Manuscripts

Cambridge, University Library, MS Ii. 6. 32

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Book of Deer
  • Latin
  • s. x1
  • Scottish manuscripts
  • vellum
Pocket gospel book produced around the tenth century, probably in Scotland; well known for containing additions in Scottish Gaelic (or Middle Irish)
Identifiers
Shelfmark
Ii. 6. 32
Title
Book of Deer
Type
gospelbooks
Provenance and related aspects
Language
Latin
Date
s. x1
10th century?
Hands, scribes
Codicological information
Material
vellum
Table of contents
Legend
Texts

Links to texts use a standardised title for the catalogue and so may or may not reflect what is in the manuscript itself, hence the square brackets. Their appearance comes in three basic varieties, which are signalled through colour coding and the use of icons, , and :

  1. - If a catalogue entry is both available and accessible, a direct link will be made. Such links are blue-ish green and marked by a bookmark icon.
  2. - When a catalogue entry does not exist yet, a desert brown link with a different icon will take you to a page on which relevant information is aggregated, such as relevant publications and other manuscript witnesses if available.
  3. - When a text has been ‘captured’, that is, a catalogue entry exists but is still awaiting publication, the same behaviour applies and a crossed eye icon is added.

The above method of differentiating between links has not been applied yet to texts or citations from texts which are included in the context of other texts, commonly verses.

Locus

While it is not a reality yet, CODECS seeks consistency in formatting references to locations of texts and other items of interest in manuscripts. Our preferences may be best explained with some examples:

  • f. 23ra.34: meaning folio 23 recto, first column, line 34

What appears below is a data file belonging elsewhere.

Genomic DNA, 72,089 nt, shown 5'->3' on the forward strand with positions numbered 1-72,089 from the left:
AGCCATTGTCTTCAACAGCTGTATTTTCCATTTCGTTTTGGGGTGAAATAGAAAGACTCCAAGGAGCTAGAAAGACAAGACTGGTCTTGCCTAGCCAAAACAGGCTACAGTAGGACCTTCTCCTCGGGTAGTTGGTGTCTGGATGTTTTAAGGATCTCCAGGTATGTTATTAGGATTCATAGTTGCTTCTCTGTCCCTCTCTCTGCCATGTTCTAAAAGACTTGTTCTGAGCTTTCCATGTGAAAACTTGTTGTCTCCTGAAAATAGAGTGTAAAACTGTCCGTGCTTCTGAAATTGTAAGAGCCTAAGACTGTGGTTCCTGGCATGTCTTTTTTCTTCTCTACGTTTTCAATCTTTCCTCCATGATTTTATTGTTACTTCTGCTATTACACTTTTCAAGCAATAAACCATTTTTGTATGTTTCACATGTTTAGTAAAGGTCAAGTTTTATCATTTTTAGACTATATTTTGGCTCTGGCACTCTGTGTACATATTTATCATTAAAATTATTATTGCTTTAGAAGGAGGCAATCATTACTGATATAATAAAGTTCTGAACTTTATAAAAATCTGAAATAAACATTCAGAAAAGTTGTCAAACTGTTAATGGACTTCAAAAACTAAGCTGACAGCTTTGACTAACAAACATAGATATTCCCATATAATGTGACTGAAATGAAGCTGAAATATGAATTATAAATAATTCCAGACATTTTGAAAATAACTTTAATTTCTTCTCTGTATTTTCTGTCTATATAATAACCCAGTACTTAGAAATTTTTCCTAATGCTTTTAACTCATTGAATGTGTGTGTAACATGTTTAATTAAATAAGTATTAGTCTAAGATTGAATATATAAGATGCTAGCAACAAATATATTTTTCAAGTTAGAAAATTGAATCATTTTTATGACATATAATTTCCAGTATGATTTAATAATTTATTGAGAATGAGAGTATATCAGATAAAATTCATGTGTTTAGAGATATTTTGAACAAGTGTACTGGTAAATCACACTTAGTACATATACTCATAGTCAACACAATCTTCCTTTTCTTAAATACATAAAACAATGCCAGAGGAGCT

• f. 96vb.m: meaning folio 96, verso, second column, middle of the page (s = top, m = middle, i = bottom)
    • Note that marg. = marginalia, while m = middle.
  • p. 67b.23: meaning page 67, second column, line 23
The list below has been collated from the table of contents, if available on this page,Progress in this area is being made piecemeal. Full and partial tables of contents are available for a small number of manuscripts. and incoming annotations for individual texts (again, if available).Whenever catalogue entries about texts are annotated with information about particular manuscript witnesses, these manuscripts can be queried for the texts that are linked to them.

Sources

Primary sources This section typically includes references to diplomatic editions, facsimiles and photographic reproductions, notably digital image archives, of at least a major portion of the manuscript. For editions of individual texts, see their separate entries.

[dig. img.] “Book of Deer (MS Ii.6.32)”, Cambridge Digital Library, Online: University of Cambridge. URL: <http://cudl.lib.cam.ac.uk/view/MS-II-00006-00032/1>.
Digital images, with catalogue entry by Zutshi and Binski (2011) and further information and links direct link

Secondary sources (select)

Forsythe, Katherine (ed.), Studies on the Book of Deer, Dublin: Four Courts Press, 2008.  
Articles are grouped together in one of three subdivisions: 1. The gospel book (first four authors); 2. The property records (next seven articles); 3. Deer in context.
Binski, Paul, Patrick Zutshi, and Stella Panayotova [ass.], Western illuminated manuscripts: a catalogue of the collection in Cambridge University Library, Cambridge: Cambridge University Press, 2011. xxiv + 506 pp.
Hughes, Kathleen, Celtic Britain in the early Middle Ages: studies in Scottish and Welsh sources, ed. David N. Dumville, Studies in Celtic History 2, Woodbridge: Boydell Press, 1980.  
Papers revised or previously unpublished
22–37 Hunter Marshall lecture 1977
Jackson, Kenneth H., The Gaelic notes in the Book of Deer [The Osborn Bergin Memorial Lecture 1970], Cambridge: Cambridge University Press, 1972.
CELT – ed. and tr.: <link>
Jackson, Kenneth, “Some remarks on the Gaelic notitiae in the Book of Deer”, Ériu 16 (1952): 86–98.

External links

Contributors
Dennis Groenewegen